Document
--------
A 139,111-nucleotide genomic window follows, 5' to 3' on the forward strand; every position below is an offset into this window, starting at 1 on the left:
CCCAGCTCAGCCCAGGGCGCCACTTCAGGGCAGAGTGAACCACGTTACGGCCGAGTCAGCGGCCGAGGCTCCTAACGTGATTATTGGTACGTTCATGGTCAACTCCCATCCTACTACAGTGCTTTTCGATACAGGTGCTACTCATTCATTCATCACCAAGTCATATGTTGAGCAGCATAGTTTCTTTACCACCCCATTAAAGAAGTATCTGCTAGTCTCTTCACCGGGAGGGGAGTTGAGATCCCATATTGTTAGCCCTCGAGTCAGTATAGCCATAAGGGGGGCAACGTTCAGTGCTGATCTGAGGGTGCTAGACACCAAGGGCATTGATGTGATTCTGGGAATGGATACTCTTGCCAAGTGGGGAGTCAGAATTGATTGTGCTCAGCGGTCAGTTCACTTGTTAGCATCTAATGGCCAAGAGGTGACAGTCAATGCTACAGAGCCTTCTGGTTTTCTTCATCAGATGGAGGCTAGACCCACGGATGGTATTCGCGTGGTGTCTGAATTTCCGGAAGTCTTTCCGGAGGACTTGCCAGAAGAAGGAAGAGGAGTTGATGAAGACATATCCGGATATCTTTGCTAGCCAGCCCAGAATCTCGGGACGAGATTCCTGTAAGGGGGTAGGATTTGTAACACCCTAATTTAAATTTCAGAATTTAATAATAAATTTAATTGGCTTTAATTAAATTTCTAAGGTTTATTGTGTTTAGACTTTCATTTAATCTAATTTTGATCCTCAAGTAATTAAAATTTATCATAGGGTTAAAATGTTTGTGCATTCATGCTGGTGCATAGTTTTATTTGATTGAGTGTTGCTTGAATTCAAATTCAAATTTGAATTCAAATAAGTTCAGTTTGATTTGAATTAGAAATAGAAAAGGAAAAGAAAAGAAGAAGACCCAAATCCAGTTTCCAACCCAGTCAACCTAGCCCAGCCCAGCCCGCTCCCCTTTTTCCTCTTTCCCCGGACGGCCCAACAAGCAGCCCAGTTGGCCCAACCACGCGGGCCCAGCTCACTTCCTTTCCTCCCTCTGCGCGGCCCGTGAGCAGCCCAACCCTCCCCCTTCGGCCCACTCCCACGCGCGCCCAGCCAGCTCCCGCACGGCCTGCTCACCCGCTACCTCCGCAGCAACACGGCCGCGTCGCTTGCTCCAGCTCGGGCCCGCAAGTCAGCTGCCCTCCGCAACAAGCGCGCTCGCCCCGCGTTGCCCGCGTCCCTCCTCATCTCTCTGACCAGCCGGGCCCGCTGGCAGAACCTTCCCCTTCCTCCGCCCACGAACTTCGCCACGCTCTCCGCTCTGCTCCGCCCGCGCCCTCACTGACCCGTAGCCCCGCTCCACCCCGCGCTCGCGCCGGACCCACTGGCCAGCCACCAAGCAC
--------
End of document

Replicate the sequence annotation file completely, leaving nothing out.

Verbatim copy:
A 139,111-nucleotide genomic window follows, 5' to 3' on the forward strand; every position below is an offset into this window, starting at 1 on the left:
CCCAGCTCAGCCCAGGGCGCCACTTCAGGGCAGAGTGAACCACGTTACGGCCGAGTCAGCGGCCGAGGCTCCTAACGTGATTATTGGTACGTTCATGGTCAACTCCCATCCTACTACAGTGCTTTTCGATACAGGTGCTACTCATTCATTCATCACCAAGTCATATGTTGAGCAGCATAGTTTCTTTACCACCCCATTAAAGAAGTATCTGCTAGTCTCTTCACCGGGAGGGGAGTTGAGATCCCATATTGTTAGCCCTCGAGTCAGTATAGCCATAAGGGGGGCAACGTTCAGTGCTGATCTGAGGGTGCTAGACACCAAGGGCATTGATGTGATTCTGGGAATGGATACTCTTGCCAAGTGGGGAGTCAGAATTGATTGTGCTCAGCGGTCAGTTCACTTGTTAGCATCTAATGGCCAAGAGGTGACAGTCAATGCTACAGAGCCTTCTGGTTTTCTTCATCAGATGGAGGCTAGACCCACGGATGGTATTCGCGTGGTGTCTGAATTTCCGGAAGTCTTTCCGGAGGACTTGCCAGAAGAAGGAAGAGGAGTTGATGAAGACATATCCGGATATCTTTGCTAGCCAGCCCAGAATCTCGGGACGAGATTCCTGTAAGGGGGTAGGATTTGTAACACCCTAATTTAAATTTCAGAATTTAATAATAAATTTAATTGGCTTTAATTAAATTTCTAAGGTTTATTGTGTTTAGACTTTCATTTAATCTAATTTTGATCCTCAAGTAATTAAAATTTATCATAGGGTTAAAATGTTTGTGCATTCATGCTGGTGCATAGTTTTATTTGATTGAGTGTTGCTTGAATTCAAATTCAAATTTGAATTCAAATAAGTTCAGTTTGATTTGAATTAGAAATAGAAAAGGAAAAGAAAAGAAGAAGACCCAAATCCAGTTTCCAACCCAGTCAACCTAGCCCAGCCCAGCCCGCTCCCCTTTTTCCTCTTTCCCCGGACGGCCCAACAAGCAGCCCAGTTGGCCCAACCACGCGGGCCCAGCTCACTTCCTTTCCTCCCTCTGCGCGGCCCGTGAGCAGCCCAACCCTCCCCCTTCGGCCCACTCCCACGCGCGCCCAGCCAGCTCCCGCACGGCCTGCTCACCCGCTACCTCCGCAGCAACACGGCCGCGTCGCTTGCTCCAGCTCGGGCCCGCAAGTCAGCTGCCCTCCGCAACAAGCGCGCTCGCCCCGCGTTGCCCGCGTCCCTCCTCATCTCTCTGACCAGCCGGGCCCGCTGGCAGAACCTTCCCCTTCCTCCGCCCACGAACTTCGCCACGCTCTCCGCTCTGCTCCGCCCGCGCCCTCACTGACCCGTAGCCCCGCTCCACCCCGCGCTCGCGCCGGACCCACTGGCCAGCCACCAAGCAC